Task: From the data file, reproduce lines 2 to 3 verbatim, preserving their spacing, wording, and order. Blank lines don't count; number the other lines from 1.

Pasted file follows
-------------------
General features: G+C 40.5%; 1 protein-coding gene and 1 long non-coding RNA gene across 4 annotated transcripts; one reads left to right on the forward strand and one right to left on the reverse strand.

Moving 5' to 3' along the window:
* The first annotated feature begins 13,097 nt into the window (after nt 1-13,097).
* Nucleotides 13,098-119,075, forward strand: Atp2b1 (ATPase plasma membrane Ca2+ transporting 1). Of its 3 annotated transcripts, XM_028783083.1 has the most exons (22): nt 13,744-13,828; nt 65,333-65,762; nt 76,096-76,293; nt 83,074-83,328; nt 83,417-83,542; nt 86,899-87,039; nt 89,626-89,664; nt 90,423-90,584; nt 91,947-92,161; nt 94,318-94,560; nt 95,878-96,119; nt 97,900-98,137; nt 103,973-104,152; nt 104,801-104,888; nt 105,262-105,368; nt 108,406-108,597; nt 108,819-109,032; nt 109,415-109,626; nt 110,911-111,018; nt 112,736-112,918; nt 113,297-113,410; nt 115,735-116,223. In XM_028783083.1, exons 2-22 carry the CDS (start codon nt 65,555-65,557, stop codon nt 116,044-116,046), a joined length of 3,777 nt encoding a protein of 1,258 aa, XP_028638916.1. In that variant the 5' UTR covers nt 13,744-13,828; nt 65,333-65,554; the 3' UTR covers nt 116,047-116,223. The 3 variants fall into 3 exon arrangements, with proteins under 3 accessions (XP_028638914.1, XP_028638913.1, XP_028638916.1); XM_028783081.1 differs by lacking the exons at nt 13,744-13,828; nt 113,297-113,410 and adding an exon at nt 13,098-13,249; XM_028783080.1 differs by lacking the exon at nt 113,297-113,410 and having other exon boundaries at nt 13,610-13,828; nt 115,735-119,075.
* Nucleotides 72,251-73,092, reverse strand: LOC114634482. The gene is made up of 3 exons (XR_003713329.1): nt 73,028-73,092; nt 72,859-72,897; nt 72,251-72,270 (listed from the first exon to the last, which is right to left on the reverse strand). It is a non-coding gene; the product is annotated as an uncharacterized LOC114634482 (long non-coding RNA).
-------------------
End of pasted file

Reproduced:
Moving 5' to 3' along the window:
* The first annotated feature begins 13,097 nt into the window (after nt 1-13,097).